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5 Best Bauhaus Watches: Clean, Minimalist Timepieces

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William Barton Writer & Photographer   Updated: 
best bauhaus watches

Do you love a minimalist inspired look but crave more functionality than those junk watches you’re seeing plastered all over your social media feeds? The Bauhaus movement has been inspiring design for decades, and the watch world caught on early.

So rather than wading through endless lists, we put together the five best Bauhaus watches for any budget. 

Top Picks Overview

Building a watch collection is tough business. 

You’d think it’d be fun. That’s why we do it, right? 

Well, it’s all fun until you shoot down one rabbit-hole after the other until you eventually need to lie down and take a break. 

In my opinion, no watch collection is complete without a clean, minimalist timepiece. The versatility is hard to beat, and no school of design has done so much for a minimalist aesthetic as the Bauhaus movement. 

To make your watch collecting efforts easier, and to pay homage to the Bauhaus pioneers, we’ve put together our top picks showing how crispy-clean German design can be. 

What is a Bauhaus Watch?

Bauhaus design blew up in the 1920s and 30s in Germany, but quickly spread through Europe because of its clean, simple aesthetic. 

The typical Bauhaus look is all about a combination of form and function. Efficiency is just as much a priority as the art of the design. Bauhaus aesthetics are found in architecture, cookware, furniture, and so much more. But really, we only care about the watches. 

Most Bauhaus watches can also be considered minimalist watches. You’ll typically see a white or eggshell dial, though black and navy dials are becoming more common. 

Historically, these kinds of timepieces have been much smaller in diameter—between 32 and 36mm. It’s much harder to find watches with such a small footprint now, but there are still some brands holding down the classic style.

5 Best Bauhaus Watches for Men

Best Value: Nordgreen Native

Nordgreen Native White Dial closeup

Based in Copenhagen, Nordgreen has taken the German Bauhaus design aesthetic to the next level. 

The Native is crafted by the legendary designer, Jakob Wagner, the creative force behind many of Bang & Olufsen’s most famous Bauhaus pieces. 

The Native packs a minimalist punch, with its 38mm diameter, domed sapphire crystal, and “invisible” indices. If you’re looking for a good, inexpensive middle ground between a dress watch and an everyday piece, the Native is worth looking into.

What I Like

  • The domed crystal and “invisible” indices make for a dynamic timepiece. 

  • Mix and match dial and case colors for a ton of options.

  • When you buy from Nordgreen, you can donate to one of three amazing causes.

What I Don’t Like

  • With only 3atm of water-resistance, this watch is sensitive to water. 

What Other Reviewers Say

Over 1,200 Google reviews for the Nordgreen Native average out to a 4.8 out of 5 score. Many reviewers praised the brand for their customer service. A few negative comments noted that the “invisible” indices make the watch hard to read. 

They’re not wrong, but the pure minimalism of the Native is one of its strongest features in my mind.

The Verdict

For a pared back minimalist design that won’t break the bank, the Nordgreen Native is an excellent choice.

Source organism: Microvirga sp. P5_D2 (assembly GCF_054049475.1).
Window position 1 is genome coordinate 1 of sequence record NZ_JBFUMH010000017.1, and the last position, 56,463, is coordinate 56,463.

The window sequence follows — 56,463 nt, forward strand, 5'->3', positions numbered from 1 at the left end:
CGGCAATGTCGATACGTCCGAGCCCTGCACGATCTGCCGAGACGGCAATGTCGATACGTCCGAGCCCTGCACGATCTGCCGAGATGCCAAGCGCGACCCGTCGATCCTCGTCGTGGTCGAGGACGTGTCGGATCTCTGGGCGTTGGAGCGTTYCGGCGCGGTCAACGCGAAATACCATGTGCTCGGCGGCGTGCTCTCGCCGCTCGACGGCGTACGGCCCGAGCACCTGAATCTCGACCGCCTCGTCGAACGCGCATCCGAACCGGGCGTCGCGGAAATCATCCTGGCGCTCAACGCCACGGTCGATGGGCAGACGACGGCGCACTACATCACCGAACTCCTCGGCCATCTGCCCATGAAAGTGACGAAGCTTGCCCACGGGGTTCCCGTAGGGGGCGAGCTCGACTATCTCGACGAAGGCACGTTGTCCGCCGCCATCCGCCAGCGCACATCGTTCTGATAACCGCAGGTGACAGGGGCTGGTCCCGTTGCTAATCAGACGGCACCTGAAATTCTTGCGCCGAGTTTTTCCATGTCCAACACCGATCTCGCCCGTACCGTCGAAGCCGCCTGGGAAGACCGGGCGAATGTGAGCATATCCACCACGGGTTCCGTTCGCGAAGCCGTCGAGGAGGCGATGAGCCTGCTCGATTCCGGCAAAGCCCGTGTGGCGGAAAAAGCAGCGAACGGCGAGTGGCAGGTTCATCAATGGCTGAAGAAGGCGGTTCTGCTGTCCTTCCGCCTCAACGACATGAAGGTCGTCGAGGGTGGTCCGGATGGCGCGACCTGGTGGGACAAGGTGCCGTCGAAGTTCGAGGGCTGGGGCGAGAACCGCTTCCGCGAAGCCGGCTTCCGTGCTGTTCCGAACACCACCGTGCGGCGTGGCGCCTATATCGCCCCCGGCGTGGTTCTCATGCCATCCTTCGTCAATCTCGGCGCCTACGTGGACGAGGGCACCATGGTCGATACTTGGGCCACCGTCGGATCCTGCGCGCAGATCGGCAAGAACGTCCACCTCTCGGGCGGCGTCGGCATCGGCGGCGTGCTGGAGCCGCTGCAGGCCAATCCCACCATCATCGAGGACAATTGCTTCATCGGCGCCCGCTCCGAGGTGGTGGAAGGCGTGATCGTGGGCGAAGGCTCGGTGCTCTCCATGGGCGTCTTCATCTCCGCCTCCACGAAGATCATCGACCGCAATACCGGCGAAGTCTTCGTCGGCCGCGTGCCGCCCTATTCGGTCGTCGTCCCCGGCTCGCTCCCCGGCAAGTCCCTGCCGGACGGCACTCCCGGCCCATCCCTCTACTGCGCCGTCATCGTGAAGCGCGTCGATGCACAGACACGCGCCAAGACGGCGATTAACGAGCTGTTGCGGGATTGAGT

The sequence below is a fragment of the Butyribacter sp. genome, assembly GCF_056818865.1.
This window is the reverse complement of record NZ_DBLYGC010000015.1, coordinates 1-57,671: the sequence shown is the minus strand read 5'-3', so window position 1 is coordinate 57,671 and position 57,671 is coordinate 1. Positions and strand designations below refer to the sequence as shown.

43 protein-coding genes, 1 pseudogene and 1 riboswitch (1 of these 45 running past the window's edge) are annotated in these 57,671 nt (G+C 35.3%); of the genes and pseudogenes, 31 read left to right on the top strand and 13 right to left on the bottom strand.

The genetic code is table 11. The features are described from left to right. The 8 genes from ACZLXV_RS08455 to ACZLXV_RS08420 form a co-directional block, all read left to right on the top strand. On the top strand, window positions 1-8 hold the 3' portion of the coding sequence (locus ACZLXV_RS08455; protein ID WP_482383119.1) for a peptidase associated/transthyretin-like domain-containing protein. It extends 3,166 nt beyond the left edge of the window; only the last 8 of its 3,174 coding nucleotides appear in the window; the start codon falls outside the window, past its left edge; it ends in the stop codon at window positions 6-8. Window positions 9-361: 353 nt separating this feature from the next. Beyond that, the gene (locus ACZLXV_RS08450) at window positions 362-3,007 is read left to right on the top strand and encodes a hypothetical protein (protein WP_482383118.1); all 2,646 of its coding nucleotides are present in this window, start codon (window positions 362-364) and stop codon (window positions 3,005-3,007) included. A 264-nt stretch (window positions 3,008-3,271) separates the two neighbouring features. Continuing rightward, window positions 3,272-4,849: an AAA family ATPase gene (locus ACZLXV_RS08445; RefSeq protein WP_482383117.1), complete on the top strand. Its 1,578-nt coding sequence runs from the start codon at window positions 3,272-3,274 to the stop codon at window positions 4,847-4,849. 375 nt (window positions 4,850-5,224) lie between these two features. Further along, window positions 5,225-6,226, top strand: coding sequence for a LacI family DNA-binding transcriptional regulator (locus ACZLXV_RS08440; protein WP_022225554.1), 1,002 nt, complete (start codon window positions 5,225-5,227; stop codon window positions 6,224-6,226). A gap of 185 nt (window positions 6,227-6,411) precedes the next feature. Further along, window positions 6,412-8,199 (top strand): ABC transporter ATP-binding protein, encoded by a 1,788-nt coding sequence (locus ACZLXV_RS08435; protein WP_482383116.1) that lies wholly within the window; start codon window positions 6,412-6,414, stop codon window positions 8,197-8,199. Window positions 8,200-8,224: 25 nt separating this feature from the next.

With features like a domed sapphire crystal and slim case, the Native is a versatile timepiece that matches just about any wardrobe.

Best Value
Nordgreen Native
(Get 15% off with code THEADULTMAN)

The Nordgreen Native is a beautiful minimalist watch. Even with 10+ watches in my collection, I find myself reaching for this timepiece many times a week. It’s subtle and slim but looks rich and elegant.

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Best Hand-wound: Nomos Tangente

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Straight from the home of the Bauhaus movement, Nomos has won the watch world over with their classic hand wound and automatic timepieces. 

The Tangente was part of Nomos’ first collection and has led their push to world-wide visibility. 

Part of the brand’s popularity is because they keep their designs classic—you’ll only find a few models with a diameter above 35mm. Also, with in-house built hand-wound and automatic movements, Nomos is keeping haute-horology affordable.

What I Like

  • If you’re a fan of the Bauhaus movement (and not just the aesthetic), the Nomos Tangente is the closest you’ll get historically.

  • The 32.8mm diameter is classy and far outside the norm.

  • In-house hand-wound movements are super rare—there’s even some investment potential with Nomos.  

What I Don’t Like

  • The case diameter might be a little too small for some guys.

What Other Reviewers Say

There aren’t a ton of crowdsources reviews for Nomos or the Tangente. But there’s no shortage of professional reviews. This is a watch-lovers piece. A lot of folks say it’s entry-level, which is a bit of a stretch with a price over $1000. Still, these are watch-junkies we’re talking about here. 

Reviewers love the unique German movements and really have little of anything negative to say about Nomos.

The Verdict

Looking to step into the world of haute-horology? Well, Nomos is a great place to start. 

Their in-house, hand-wound movements are something to behold: true expressions of German craftsmanship. 

And the design of the Tangente draws more than a little inspiration from the days of the first Bauhaus generation.

Best Chronograph: Junghans Max Bill Chronoscope

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The Junghans Max Bill is another beloved watch in the world of horology. And it’s one of the few Bauhaus-inspired timepieces that really pulls off the minimalist look while still offering the extra functionality of a chronograph caliber.

This puppy is gold-plated and makes for a bold dress watch at 40mm in diameter. Junghans timepieces, if you couldn’t guess already, are also crafted in Germany and the Max Bill Chronoschope features an in-house automatic movement. 

Check the crystal on this thing, too. The convex plexiglass window gives this timepiece a serious presence on your wrist.

What I Like